Interview with Anthony Pirog and Joe Lally | By Caleb R. Newton | Photo by Antonia Tricarico
Without uttering a single word, Washington, D.C.’s The Messthetics present a captivating musical adventure on their second album, Anthropocosmic Nest, released Sept. 6 via legendary D.C. label Dischord Records. The entirely instrumental group travel through wild rhythms that are sometimes jazzy and sometimes noisy, but these pieces consistently come together with a stunningly smooth power. Anthropocosmic Nest ultimately provides a gripping little glimpse of a new universe to be explored.
Guitarist Anthony Pirog feels the “main objective with this album was to not repeat ideas that we had already executed on our first record, [2018’s The Messthetics].”
“I am always looking for new sound,” he adds. “I don’t care what the genre or dynamic is. You can hear when the intent is pure, and that’s what I react to more than anything else. It can have words or no words; it doesn’t matter. I like when things don’t fall in line with familiar expectations and exist only to push the boundaries of sincere creativity.”
That’s the exact path he and his bandmates, former Fugazi members bassist Joe Lally and drummer Brendan Canty, take on their newest offering. The striking dynamics flowing through the album mean one almost can’t help but take in Anthropocosmic Nest as a wellspring of that “sincere creativity,” reaching for the stars from the perspective of its creators.
“We were recording from the first time we were writing,” Lally explains. “I think listening back to what we were doing helped us move ahead with it. It sounded like us but something new that we had not planned on making. We continued working out ideas and listening back. We were watching it unfold song by song.”
The songs’ sincerity reflects the musicians’ personal stakes in the process. “The story that I get from this recording is that the group is becoming more comfortable and open as a unit,” Pirog explains. “I am having the best time playing with Joe and Brendan. They are incredible musicians and people to be around. It feels like we can execute anything we want to in a pretty unique way, and it feels like there’s still a lot of ground to cover. I have a lot of ideas that I can’t wait to get to work on with them.”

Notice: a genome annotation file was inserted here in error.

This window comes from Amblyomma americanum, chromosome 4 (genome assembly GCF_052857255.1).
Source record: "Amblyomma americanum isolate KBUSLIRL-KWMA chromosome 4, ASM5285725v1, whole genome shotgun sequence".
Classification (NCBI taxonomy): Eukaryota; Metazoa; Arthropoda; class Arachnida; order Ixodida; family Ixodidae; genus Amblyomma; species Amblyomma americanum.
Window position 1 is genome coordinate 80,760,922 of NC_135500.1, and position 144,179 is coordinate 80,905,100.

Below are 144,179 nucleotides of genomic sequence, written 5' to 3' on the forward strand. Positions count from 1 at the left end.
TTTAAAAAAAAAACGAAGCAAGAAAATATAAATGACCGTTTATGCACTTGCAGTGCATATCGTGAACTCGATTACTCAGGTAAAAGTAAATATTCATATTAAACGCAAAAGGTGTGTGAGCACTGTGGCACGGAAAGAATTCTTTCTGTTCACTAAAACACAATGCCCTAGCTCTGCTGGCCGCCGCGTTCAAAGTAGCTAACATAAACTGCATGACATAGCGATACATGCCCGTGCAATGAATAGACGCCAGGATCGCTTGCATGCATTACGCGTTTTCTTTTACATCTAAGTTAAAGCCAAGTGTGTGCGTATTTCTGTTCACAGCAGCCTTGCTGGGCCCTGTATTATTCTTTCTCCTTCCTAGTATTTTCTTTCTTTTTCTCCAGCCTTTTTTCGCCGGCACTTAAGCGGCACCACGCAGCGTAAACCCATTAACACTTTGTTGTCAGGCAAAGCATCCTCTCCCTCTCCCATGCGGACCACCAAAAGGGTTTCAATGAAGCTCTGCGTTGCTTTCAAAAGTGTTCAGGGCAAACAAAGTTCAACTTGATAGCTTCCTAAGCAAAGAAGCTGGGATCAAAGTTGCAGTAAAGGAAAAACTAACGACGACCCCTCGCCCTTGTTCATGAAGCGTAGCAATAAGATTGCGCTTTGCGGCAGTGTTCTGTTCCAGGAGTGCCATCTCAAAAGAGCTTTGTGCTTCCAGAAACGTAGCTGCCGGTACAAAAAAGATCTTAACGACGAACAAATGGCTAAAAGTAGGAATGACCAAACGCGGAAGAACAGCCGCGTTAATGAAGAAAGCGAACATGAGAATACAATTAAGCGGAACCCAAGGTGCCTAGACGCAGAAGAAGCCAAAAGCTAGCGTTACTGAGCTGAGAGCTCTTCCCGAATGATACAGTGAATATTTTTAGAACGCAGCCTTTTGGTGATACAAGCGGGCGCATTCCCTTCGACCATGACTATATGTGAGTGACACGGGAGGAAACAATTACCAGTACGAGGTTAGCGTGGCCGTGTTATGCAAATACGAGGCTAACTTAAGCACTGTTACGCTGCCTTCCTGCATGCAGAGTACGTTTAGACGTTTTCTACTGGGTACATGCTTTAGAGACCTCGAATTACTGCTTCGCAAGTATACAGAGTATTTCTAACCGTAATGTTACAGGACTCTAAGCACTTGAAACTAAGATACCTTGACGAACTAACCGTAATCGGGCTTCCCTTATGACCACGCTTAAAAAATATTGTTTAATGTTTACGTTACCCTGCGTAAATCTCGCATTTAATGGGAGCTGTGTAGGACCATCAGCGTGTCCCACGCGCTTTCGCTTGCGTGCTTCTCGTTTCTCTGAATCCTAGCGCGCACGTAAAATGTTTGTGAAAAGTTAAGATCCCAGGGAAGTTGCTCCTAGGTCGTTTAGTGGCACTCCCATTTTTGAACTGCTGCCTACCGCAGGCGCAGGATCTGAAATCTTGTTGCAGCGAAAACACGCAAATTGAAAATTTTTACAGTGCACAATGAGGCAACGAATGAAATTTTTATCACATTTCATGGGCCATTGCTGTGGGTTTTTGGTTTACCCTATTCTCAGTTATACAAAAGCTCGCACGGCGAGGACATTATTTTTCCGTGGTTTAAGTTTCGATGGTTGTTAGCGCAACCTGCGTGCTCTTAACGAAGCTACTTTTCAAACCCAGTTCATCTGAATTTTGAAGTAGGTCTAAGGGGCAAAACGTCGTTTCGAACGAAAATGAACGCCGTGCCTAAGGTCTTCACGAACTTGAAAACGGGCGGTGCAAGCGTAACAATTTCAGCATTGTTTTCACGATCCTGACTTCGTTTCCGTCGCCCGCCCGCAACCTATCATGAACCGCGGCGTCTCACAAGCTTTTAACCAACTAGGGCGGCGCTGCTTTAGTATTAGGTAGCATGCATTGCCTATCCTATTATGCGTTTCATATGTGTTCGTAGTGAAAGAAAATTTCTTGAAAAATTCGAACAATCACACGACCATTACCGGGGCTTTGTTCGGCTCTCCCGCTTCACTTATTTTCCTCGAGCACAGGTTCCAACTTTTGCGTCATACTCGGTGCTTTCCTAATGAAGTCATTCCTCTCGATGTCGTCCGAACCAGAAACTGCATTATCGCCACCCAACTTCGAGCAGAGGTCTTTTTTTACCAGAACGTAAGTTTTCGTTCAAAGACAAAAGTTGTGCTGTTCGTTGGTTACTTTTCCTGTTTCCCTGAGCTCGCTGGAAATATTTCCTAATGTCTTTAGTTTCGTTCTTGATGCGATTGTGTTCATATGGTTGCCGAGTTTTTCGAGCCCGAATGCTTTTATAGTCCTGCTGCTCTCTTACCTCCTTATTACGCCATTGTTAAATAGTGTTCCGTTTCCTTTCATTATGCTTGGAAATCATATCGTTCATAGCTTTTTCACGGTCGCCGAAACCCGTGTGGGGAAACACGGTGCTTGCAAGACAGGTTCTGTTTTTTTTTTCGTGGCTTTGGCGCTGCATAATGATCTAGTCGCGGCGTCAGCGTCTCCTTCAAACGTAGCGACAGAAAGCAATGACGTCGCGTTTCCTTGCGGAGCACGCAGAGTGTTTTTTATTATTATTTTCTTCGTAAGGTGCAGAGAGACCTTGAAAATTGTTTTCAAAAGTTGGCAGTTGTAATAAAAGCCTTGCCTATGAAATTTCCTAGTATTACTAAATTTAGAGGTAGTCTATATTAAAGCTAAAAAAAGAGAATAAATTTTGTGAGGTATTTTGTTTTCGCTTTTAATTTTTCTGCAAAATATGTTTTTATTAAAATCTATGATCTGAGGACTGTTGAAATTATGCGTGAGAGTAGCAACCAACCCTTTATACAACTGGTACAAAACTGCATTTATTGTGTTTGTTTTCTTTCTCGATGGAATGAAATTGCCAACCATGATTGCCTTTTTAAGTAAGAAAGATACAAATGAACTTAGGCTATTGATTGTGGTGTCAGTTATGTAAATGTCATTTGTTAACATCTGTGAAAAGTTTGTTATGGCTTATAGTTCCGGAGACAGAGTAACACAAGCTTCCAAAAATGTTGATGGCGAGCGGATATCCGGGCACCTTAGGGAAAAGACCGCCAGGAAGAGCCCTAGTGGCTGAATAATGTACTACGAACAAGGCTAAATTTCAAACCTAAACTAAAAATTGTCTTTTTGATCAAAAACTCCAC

The feeling is definitely mutual. The Messthetics’ artistry lays atop some solid personal cohesion. “I like to write music with other people [knowing] we are going to go out and play live,” Lally says. “I don’t enjoy the solitary composing of songs as much. We don’t get a lot of time when we’re home to work out new material. In fact, we have played live way more than we’ve been in the practice space. With Brendan and Anthony, I feel like there’s a lot of writing to be done. It seems we can do whatever we decide to reach for, so I always look forward to exploring music with them. We certainly have more ideas for the third record, and the second is just coming out.”
Lally explains that The Messthetics “began with Anthony’s ideas for making a solo record,” and from there, “we worked on those songs until we were happy with them and found that we had become a band. We looked at balancing mood and tempo across a side A and a side B of an LP. I think that is always going to be the determining factor for us understanding that an album is complete: Have we written something to hold one’s interest for 15 to 17 minutes at a time?”
The targets of that interest include the musicians as much as the listeners—it’s a communal dive into musical fascination—and the band developed a lot of the key ideas for Anthropocosmic Nest while out on the road. “We actually have never stopped writing,” Pirog explains. “We keep looking for things to develop the live set and have been playing some of the songs on our new record live for about a year. That time playing them live really helped us figure out how to let the music breathe and develop the appropriate arcs for each piece. We recorded our first record after only a handful of shows, but this record really had time to develop onstage.”
“It shows how much we enjoyed playing together that first time,” Lally notes of the transformation from backing Pirog up on his solo album to developing The Messthetics. “It turned out we were all hoping there was going to be more playing together somehow.”
While hoping to effectively balance their personal lives with the band, Pirog confirms that they’ve got a lot of touring coming up. However, he notes, “I’m just grateful for all the things we’ve been able to do so far and that people are excited to hear what we’re doing.”